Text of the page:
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Z For Zombie : An Exclusive Interview With Andreas Rønning

Christmas is still quite a ways away and, for most of us, the last thing we’re thinking of is powdery snow, warm coco, and a jolly fat man squeezing himself down the chimney to deliver cheer. For the Andreas Rønning and the creative team of Z for Zombie, though, it’s always Christmas. I first came across an ad for the ambitious graphic novel a few days before New Year’s Eve and, while the title itself didn’t immediately grab my attention, the artwork slapped me across the face and demanded that I follow the link. I don’t normally listen to social media and their pushy, targeted marketing but it just looked too cool to pass up. What followed was an introduction into an apocalyptic world populated by zombies, a struggling human race, robots, and one kick ass zombie Santa Claus. My inner fanboy started screaming. There are varying degrees of nerd in me ranging from schlocky B horror connoisseur to comic collecting dweeb-o-saurus and this looked like just the thing to satisfy all my nerdish cravings.

I reached out to Andreas Rønning, the creator of Z for Zombie in true fanboy fashion and was introduced to a man of many talents. An artist, filmmaker, director, screenwriter, and the creative mind behind the apocalyptic Z for Zombie, he stays busy. Between producing commercials in his native Norway to pitching major motion pictures in Los Angeles. He was able to take some time this week to talk about his work and why you’re going to love his ambitious graphic novel.

Dan - Tell me a bit about you for the readers. What else might they recognize you or your work from?

AR - I’m a writer and director based in Norway, but I am making frequent trips to Los Angeles because of work. I make commercials and music videos in Norway and the writing has sort of been a hobby that has taken over more and more. Together with my brother Joachim we recently sold the pitch Origin to Paramount Pictures and Jerry Bruckheimer, so we’re developing that into a screenplay.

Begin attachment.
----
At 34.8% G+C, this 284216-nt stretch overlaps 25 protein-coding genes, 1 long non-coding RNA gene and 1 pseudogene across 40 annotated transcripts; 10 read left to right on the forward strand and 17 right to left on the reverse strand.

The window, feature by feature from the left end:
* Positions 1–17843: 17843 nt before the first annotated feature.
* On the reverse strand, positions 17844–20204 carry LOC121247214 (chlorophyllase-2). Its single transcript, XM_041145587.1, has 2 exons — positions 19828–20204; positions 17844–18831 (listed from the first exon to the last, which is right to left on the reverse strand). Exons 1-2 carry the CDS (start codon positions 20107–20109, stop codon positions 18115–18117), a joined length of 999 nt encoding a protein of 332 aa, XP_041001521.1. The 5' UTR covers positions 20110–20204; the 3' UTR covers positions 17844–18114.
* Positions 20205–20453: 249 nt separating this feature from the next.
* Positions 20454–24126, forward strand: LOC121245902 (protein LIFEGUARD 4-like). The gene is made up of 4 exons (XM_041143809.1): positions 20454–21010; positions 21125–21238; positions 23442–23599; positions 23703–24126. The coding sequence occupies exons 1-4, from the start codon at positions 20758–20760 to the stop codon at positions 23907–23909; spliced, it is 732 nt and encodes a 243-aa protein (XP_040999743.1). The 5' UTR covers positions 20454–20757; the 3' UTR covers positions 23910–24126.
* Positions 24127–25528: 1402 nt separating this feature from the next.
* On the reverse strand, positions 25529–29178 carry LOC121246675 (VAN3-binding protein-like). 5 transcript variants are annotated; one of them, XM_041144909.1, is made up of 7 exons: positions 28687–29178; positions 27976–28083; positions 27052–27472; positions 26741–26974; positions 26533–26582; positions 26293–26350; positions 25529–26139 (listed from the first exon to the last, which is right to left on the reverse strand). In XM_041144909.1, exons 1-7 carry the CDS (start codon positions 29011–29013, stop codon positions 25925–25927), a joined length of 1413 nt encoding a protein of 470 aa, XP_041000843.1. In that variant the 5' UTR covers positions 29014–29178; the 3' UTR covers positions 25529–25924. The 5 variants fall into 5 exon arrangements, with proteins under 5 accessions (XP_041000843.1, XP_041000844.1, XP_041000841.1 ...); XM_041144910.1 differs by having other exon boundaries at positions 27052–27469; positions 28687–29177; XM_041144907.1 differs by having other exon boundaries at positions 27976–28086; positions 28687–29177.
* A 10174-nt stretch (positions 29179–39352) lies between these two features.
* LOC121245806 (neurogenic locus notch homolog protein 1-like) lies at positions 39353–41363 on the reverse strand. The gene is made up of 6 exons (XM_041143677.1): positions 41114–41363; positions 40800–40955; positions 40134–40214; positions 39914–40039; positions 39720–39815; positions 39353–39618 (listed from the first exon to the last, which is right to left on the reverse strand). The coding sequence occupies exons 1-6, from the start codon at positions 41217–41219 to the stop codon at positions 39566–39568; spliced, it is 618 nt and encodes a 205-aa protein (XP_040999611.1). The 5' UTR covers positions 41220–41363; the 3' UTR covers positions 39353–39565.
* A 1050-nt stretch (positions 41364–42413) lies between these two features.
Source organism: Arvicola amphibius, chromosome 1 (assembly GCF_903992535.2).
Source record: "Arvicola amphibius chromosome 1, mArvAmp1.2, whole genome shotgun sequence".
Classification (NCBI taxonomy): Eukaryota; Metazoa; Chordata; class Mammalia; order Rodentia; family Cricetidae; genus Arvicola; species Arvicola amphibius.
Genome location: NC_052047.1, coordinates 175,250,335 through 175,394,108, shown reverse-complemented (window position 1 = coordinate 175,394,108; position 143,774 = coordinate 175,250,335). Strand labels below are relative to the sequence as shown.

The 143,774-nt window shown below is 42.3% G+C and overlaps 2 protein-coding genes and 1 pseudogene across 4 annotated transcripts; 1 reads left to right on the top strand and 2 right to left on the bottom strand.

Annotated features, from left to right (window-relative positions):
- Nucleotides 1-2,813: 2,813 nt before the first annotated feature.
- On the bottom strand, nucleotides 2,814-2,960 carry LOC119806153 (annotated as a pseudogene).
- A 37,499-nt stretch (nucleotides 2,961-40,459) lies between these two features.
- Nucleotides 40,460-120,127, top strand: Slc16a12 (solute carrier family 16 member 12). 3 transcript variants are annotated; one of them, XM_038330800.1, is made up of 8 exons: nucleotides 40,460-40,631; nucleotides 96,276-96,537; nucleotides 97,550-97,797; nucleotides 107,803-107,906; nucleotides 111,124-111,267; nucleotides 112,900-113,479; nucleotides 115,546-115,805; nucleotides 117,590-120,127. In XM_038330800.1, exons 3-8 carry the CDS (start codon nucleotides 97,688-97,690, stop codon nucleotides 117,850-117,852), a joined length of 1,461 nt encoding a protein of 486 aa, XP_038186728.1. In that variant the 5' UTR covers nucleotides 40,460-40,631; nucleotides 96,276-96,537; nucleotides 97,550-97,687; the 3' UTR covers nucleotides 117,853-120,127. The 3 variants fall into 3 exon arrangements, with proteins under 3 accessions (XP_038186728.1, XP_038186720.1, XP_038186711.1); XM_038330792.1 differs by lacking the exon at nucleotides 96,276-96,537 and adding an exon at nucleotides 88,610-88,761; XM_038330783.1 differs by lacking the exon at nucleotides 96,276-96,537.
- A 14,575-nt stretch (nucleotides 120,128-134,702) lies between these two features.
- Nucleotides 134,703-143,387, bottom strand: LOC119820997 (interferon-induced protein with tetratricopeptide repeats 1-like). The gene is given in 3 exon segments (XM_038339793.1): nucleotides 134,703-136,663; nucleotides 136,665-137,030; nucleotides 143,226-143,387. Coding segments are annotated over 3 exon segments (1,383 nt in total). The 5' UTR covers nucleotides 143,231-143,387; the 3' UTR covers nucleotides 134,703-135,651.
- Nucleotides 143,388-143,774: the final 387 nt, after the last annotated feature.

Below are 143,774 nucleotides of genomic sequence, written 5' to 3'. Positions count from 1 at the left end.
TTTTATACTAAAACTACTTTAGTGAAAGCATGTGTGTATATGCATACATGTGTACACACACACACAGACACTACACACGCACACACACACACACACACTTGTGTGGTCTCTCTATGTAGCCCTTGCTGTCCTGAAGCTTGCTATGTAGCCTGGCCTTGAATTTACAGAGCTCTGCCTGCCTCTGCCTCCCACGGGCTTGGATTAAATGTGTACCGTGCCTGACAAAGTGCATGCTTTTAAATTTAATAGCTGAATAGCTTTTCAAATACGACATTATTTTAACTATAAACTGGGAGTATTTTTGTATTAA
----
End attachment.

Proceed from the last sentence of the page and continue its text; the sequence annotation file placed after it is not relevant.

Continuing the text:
Dan - From what I’ve seen on social media and the website, this story is not only ambitious but truly epic in scope. From the coming of age of two very different –and distant- friends set against the zombie apocalypse, a zombie Santa Claus, and even a robot or two you’re covering a lot of ground in genre fiction. How long were you developing the idea of Z for Zombie before putting pen to paper?

AR - I spend a lot of time creating a beat sheet. This is the entire story mapped out in one-sentence bullet points – usually between 40 to 60 beats, making up the structure of a feature film. In this case it started out with the Hero/Villain dynamic. Our hero doesn’t want to be a hero and our Villain desperately does. So I spent a few months thinking about that and the story grew from there. Then I came up with the realistic take on how zombies might come to be and the ball really started rolling. I feel a lot of zombie movies avoid the inherent seriousness of logistics that comes with a zombie outbreak. Like in The Walking Dead you start with it just having happened and they kind of close their eyes to the implications. Don’t get me wrong, I love TWD, so it’s not something wrong with that – I’m just saying where my interests lie. Anyway. What was your question? Sorry, I’m rambling… Oh yeah, pen to paper – it is immediate, but it is like ironing a shirt. You make circular movements and it gets better as the creases disappear.

Dan - The first question everyone is going to ask when they see this is “Zombie Santa?!” What made you think to bring together Christmas and the undead like this?